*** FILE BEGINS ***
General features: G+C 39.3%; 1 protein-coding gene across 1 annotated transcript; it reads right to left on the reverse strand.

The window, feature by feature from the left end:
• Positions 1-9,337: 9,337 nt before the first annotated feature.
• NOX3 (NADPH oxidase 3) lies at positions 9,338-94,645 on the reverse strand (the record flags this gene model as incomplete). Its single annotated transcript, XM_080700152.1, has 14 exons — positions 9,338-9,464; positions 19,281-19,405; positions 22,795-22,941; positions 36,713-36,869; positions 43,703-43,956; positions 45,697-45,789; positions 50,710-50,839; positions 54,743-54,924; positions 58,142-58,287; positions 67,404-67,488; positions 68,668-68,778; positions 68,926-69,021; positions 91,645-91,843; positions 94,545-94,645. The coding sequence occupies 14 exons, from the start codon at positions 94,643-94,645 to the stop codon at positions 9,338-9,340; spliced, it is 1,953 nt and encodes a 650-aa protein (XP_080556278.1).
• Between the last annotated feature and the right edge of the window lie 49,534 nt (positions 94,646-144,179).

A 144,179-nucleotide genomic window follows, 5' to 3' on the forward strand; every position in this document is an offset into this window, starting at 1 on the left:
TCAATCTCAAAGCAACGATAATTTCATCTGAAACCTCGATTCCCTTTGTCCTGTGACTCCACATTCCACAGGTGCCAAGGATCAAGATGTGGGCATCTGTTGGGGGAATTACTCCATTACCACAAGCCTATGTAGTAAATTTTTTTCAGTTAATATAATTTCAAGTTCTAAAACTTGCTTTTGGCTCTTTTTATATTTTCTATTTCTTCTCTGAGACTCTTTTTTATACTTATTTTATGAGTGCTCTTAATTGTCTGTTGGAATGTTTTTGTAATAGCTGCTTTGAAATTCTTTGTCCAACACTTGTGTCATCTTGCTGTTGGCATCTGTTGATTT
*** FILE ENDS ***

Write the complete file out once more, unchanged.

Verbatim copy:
General features: G+C 39.3%; 1 protein-coding gene across 1 annotated transcript; it reads right to left on the reverse strand.

The window, feature by feature from the left end:
• Positions 1-9,337: 9,337 nt before the first annotated feature.
• NOX3 (NADPH oxidase 3) lies at positions 9,338-94,645 on the reverse strand (the record flags this gene model as incomplete). Its single annotated transcript, XM_080700152.1, has 14 exons — positions 9,338-9,464; positions 19,281-19,405; positions 22,795-22,941; positions 36,713-36,869; positions 43,703-43,956; positions 45,697-45,789; positions 50,710-50,839; positions 54,743-54,924; positions 58,142-58,287; positions 67,404-67,488; positions 68,668-68,778; positions 68,926-69,021; positions 91,645-91,843; positions 94,545-94,645. The coding sequence occupies 14 exons, from the start codon at positions 94,643-94,645 to the stop codon at positions 9,338-9,340; spliced, it is 1,953 nt and encodes a 650-aa protein (XP_080556278.1).
• Between the last annotated feature and the right edge of the window lie 49,534 nt (positions 94,646-144,179).

A 144,179-nucleotide genomic window follows, 5' to 3' on the forward strand; every position in this document is an offset into this window, starting at 1 on the left:
TCAATCTCAAAGCAACGATAATTTCATCTGAAACCTCGATTCCCTTTGTCCTGTGACTCCACATTCCACAGGTGCCAAGGATCAAGATGTGGGCATCTGTTGGGGGAATTACTCCATTACCACAAGCCTATGTAGTAAATTTTTTTCAGTTAATATAATTTCAAGTTCTAAAACTTGCTTTTGGCTCTTTTTATATTTTCTATTTCTTCTCTGAGACTCTTTTTTATACTTATTTTATGAGTGCTCTTAATTGTCTGTTGGAATGTTTTTGTAATAGCTGCTTTGAAATTCTTTGTCCAACACTTGTGTCATCTTGCTGTTGGCATCTGTTGATTT